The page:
In short, the condition is exacerbated by menstruation. Her right ovary had already been removed and needless to say, her child-bearing prospects were diminished. The irony is that pregnancy is a natural "cure" for endometriosis as opposed to gonadotropin drugs that artificially induce menopause. Jeannie was put on Danazol which in itself was a problem. The contraindications of the drug is arguably worse than its efficacy! She exhibited all the classic side-effects. This was no way to start a marriage but we persevered; it made us stronger as a couple and the fact that I was willing to accept a possibility of not having children probably proved my commitment to the relationship. The side-effects of Danazol itself would test any husband-wife relationship!
I could write chapters in a "How-To" manual for couples facing endometriosis but this blogpost is not about endometriosis per se. It is about children.
Even when faced with the prospect of not having our own kids, we both felt adoption was out of the question; it just was not the same. Fortunately, against much odds we managed to have Krystyn and then J.J. but this blogpost is also not about them.
Agreed as we did on so many aspects of life there was an obvious difference when it came to "extended family" in the form of "god-sons/daughters/sisters/brothers" and such. I was never big on such things but to big hearted Jeannie, love is not "zero-sum". So it came to past that we became god-parents to a number of children including one we fostered from The Pure Life Society.
When Jeannie was still alive it was obviously she who did the "parenting" while I was for the most part, a supportive observer. They called her Mummy while I was admittedly more the "khai yeh" in name than spirit. Nevertheless, they were by and large good kids and we saw them grow through the years.
It did not take long after Jeannie's demise for it to dawn upon me I had "inherited" a bunch of god-children. Immediately after Jeannie passed, there were notifications to be done, grief to share, the funeral to arrange, an obituary to be written, wrecked emotions to manage...consolation to succor. Yet, through it all, because of the extended family there was a comforting fellow feeling that somehow alleviated the grief. Each remembered Jeannie in their own way and all wanted to share in giving her a send-off she would have wanted. I could no longer be the godfather in name only and unwittingly the role grew on me. It is now coming to half a decade since Jeannie left us yet she remains the common factor and indeed the bond that cements the relationships. It is from this that I have even developed a sense of responsibility towards our godchildren especially from the aspect of their major life changing decisions.
One of them recently converted to Islam and decided to marry a 24 year old Malay private in the army; she is a 36 year old divorced mother with a 10 year daughter and a reasonably successful career. The 12 year age difference speaks for itself and coupled with the fact of the fiance's limited education and English language skills, the odds are stacked against a successful union. Also, they had known each other well only for three months before deciding to marry. Even if this was an arrangement at soul level, chances are it is to learn lessons in heartaches and disappointments.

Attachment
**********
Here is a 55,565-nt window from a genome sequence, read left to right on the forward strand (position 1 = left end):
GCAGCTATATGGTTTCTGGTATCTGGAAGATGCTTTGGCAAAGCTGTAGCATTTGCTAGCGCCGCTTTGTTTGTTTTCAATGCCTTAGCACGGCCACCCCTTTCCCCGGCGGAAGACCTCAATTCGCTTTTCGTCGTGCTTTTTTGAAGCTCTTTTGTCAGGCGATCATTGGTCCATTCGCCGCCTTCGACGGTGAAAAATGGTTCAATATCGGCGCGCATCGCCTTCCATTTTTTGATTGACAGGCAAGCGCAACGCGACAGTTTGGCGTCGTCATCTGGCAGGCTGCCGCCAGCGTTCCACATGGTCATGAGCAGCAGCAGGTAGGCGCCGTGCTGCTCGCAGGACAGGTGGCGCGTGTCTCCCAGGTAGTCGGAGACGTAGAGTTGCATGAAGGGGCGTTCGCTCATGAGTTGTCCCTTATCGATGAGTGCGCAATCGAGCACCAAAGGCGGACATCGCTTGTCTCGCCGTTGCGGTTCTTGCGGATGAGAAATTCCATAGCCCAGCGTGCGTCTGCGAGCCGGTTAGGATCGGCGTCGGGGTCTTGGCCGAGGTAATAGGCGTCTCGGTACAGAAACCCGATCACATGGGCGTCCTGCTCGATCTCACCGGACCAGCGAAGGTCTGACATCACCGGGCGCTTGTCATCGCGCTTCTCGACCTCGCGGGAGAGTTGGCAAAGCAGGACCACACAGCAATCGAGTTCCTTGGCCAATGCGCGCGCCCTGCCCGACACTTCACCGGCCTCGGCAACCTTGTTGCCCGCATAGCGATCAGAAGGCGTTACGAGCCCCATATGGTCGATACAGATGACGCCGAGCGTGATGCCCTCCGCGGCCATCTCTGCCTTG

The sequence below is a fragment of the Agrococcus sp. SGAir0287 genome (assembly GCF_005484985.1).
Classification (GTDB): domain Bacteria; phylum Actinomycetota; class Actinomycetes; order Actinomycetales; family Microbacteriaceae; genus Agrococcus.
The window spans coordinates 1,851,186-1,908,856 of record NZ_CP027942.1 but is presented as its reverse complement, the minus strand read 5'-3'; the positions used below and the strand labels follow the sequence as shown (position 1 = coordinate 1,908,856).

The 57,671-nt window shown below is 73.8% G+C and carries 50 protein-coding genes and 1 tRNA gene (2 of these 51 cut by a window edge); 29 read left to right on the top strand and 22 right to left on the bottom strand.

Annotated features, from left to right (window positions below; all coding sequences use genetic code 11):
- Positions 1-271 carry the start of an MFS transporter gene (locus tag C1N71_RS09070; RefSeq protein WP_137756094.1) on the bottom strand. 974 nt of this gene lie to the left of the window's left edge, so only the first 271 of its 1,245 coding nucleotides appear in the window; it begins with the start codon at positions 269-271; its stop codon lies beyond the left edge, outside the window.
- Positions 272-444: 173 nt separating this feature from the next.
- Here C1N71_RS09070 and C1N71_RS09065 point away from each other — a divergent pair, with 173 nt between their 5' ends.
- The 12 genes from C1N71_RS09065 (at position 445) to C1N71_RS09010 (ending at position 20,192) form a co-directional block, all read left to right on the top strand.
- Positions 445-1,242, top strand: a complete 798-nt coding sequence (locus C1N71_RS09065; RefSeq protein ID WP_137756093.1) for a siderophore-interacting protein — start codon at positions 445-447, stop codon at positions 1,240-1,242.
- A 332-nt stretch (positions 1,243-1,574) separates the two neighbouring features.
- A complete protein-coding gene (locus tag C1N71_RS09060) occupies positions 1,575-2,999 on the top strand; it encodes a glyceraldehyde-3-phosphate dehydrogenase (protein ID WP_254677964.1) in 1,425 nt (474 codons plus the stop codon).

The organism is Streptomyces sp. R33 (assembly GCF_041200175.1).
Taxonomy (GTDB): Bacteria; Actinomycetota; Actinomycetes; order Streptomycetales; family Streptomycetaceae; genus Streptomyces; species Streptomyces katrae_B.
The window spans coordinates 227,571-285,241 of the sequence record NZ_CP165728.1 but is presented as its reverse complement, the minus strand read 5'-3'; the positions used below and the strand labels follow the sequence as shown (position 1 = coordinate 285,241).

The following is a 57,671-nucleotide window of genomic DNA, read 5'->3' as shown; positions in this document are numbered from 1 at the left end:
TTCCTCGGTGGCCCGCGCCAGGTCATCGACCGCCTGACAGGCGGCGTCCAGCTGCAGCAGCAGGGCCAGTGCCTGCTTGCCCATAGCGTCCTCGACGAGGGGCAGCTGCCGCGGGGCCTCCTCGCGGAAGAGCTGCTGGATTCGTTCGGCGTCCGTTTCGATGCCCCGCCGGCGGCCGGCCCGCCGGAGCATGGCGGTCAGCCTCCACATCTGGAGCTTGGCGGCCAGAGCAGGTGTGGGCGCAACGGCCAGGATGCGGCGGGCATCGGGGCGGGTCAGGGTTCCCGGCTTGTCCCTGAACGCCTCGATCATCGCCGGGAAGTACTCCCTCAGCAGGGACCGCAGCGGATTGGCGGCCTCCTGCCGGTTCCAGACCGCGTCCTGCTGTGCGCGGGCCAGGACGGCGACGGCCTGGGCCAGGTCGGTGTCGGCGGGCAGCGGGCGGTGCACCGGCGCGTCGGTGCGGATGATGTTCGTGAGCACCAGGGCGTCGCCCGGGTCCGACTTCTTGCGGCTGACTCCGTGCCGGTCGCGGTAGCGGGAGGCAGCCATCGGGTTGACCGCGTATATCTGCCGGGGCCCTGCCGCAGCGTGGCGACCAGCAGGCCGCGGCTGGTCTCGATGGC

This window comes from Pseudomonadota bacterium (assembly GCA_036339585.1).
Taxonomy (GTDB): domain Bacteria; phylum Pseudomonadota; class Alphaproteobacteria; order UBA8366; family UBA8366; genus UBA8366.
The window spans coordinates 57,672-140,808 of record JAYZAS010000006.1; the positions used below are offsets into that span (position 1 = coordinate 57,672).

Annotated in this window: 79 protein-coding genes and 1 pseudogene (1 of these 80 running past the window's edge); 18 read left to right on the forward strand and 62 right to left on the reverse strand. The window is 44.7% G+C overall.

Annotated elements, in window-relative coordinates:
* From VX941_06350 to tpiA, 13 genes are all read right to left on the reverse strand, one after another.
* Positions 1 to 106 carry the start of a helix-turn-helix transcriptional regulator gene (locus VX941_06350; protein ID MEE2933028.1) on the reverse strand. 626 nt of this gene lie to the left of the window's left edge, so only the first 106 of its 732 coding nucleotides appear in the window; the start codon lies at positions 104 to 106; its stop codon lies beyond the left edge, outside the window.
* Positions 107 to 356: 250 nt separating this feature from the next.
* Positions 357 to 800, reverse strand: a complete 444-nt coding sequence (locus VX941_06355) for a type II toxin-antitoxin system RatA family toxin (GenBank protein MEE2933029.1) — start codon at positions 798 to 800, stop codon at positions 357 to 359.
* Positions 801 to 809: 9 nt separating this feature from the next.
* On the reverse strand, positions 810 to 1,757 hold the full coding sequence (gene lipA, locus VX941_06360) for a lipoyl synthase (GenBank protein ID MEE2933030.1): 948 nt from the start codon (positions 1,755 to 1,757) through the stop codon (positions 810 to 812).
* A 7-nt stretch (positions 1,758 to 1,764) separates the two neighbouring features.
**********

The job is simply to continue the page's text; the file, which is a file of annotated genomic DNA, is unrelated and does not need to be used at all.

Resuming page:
Nevertheless, she has decided to defy the odds despite my efforts to convince her otherwise. I was not even trying to tell them not to get married but to wait at least until year end. To get to know each other better. Why the rush? My objections are based not only on the above but on many other observations and knowledge of the circumstances of their decision. These I shall not mention here but they have nothing to do with race or religion; not directly anyway. We even have a Malay godson, Saiful.
What does a godfather do in such situations? What can he do? Nothing actually. So what is the point of being a godfather? As it appears...none!
My Darling Jeannie, my work with our kids are yet undone but with the godchildren, I am increasingly convinced the work cannot be done.
Kahlil Gibran in The Prophet on Children:
And a woman who held a babe against her bosom said, "Speak to us of Children."
And he said:
Your children are not your children.
They are the sons and daughters of Life's longing for itself.
They come through you but not from you,
And though they are with you, yet they belong not to you.
You may give them your love but not your thoughts.
For they have their own thoughts.
You may house their bodies but not their souls,
For their souls dwell in the house of tomorrow, which you cannot visit, not even in your dreams.
You may strive to be like them, but seek not to make them like you.
For life goes not backward nor tarries with yesterday.
You are the bows from which your children as living arrows are sent forth.
The archer sees the mark upon the path of the infinite, and He bends you with His might that His arrows may go swift and far.
Let your bending in the archer's hand be for gladness;
For even as he loves the arrow that flies, so He loves also the bow that is stable.